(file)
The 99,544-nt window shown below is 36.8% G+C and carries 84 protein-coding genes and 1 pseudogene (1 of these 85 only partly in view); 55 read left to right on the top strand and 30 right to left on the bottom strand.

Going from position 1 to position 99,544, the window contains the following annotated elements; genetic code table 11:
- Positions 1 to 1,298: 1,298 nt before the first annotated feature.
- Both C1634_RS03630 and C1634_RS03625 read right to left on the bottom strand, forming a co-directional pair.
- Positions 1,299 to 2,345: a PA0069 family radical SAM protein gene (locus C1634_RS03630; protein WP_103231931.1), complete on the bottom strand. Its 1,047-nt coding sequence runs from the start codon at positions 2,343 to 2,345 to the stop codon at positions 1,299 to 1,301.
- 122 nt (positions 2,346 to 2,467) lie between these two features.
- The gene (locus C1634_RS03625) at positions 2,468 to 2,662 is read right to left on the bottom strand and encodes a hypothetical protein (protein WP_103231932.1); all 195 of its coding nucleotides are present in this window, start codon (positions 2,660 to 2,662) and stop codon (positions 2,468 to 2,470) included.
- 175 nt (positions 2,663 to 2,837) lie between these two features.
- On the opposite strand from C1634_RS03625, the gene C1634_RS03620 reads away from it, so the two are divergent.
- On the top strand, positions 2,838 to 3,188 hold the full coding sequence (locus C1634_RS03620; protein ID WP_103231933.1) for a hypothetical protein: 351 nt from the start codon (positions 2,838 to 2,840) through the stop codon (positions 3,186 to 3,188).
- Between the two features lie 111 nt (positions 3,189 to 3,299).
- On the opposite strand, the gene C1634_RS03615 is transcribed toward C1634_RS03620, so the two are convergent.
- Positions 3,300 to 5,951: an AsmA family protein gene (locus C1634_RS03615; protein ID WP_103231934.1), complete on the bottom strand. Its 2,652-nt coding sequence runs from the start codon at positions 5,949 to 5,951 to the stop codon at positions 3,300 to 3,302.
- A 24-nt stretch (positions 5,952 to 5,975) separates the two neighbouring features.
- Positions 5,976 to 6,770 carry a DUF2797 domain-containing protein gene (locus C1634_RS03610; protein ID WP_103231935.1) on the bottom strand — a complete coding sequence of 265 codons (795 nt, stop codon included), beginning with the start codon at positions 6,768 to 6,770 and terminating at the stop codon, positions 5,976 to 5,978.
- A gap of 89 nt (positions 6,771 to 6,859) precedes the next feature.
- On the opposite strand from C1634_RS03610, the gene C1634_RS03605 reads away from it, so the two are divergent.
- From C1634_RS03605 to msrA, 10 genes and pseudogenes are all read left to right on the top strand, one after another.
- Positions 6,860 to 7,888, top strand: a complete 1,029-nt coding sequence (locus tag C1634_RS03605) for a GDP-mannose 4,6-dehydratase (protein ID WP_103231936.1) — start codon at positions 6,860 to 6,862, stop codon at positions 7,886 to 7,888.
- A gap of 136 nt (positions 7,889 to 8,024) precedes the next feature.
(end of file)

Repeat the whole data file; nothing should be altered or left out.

The 99,544-nt window shown below is 36.8% G+C and carries 84 protein-coding genes and 1 pseudogene (1 of these 85 only partly in view); 55 read left to right on the top strand and 30 right to left on the bottom strand.

Going from position 1 to position 99,544, the window contains the following annotated elements; genetic code table 11:
- Positions 1 to 1,298: 1,298 nt before the first annotated feature.
- Both C1634_RS03630 and C1634_RS03625 read right to left on the bottom strand, forming a co-directional pair.
- Positions 1,299 to 2,345: a PA0069 family radical SAM protein gene (locus C1634_RS03630; protein WP_103231931.1), complete on the bottom strand. Its 1,047-nt coding sequence runs from the start codon at positions 2,343 to 2,345 to the stop codon at positions 1,299 to 1,301.
- 122 nt (positions 2,346 to 2,467) lie between these two features.
- The gene (locus C1634_RS03625) at positions 2,468 to 2,662 is read right to left on the bottom strand and encodes a hypothetical protein (protein WP_103231932.1); all 195 of its coding nucleotides are present in this window, start codon (positions 2,660 to 2,662) and stop codon (positions 2,468 to 2,470) included.
- 175 nt (positions 2,663 to 2,837) lie between these two features.
- On the opposite strand from C1634_RS03625, the gene C1634_RS03620 reads away from it, so the two are divergent.
- On the top strand, positions 2,838 to 3,188 hold the full coding sequence (locus C1634_RS03620; protein ID WP_103231933.1) for a hypothetical protein: 351 nt from the start codon (positions 2,838 to 2,840) through the stop codon (positions 3,186 to 3,188).
- Between the two features lie 111 nt (positions 3,189 to 3,299).
- On the opposite strand, the gene C1634_RS03615 is transcribed toward C1634_RS03620, so the two are convergent.
- Positions 3,300 to 5,951: an AsmA family protein gene (locus C1634_RS03615; protein ID WP_103231934.1), complete on the bottom strand. Its 2,652-nt coding sequence runs from the start codon at positions 5,949 to 5,951 to the stop codon at positions 3,300 to 3,302.
- A 24-nt stretch (positions 5,952 to 5,975) separates the two neighbouring features.
- Positions 5,976 to 6,770 carry a DUF2797 domain-containing protein gene (locus C1634_RS03610; protein ID WP_103231935.1) on the bottom strand — a complete coding sequence of 265 codons (795 nt, stop codon included), beginning with the start codon at positions 6,768 to 6,770 and terminating at the stop codon, positions 5,976 to 5,978.
- A gap of 89 nt (positions 6,771 to 6,859) precedes the next feature.
- On the opposite strand from C1634_RS03610, the gene C1634_RS03605 reads away from it, so the two are divergent.
- From C1634_RS03605 to msrA, 10 genes and pseudogenes are all read left to right on the top strand, one after another.
- Positions 6,860 to 7,888, top strand: a complete 1,029-nt coding sequence (locus tag C1634_RS03605) for a GDP-mannose 4,6-dehydratase (protein ID WP_103231936.1) — start codon at positions 6,860 to 6,862, stop codon at positions 7,886 to 7,888.
- A gap of 136 nt (positions 7,889 to 8,024) precedes the next feature.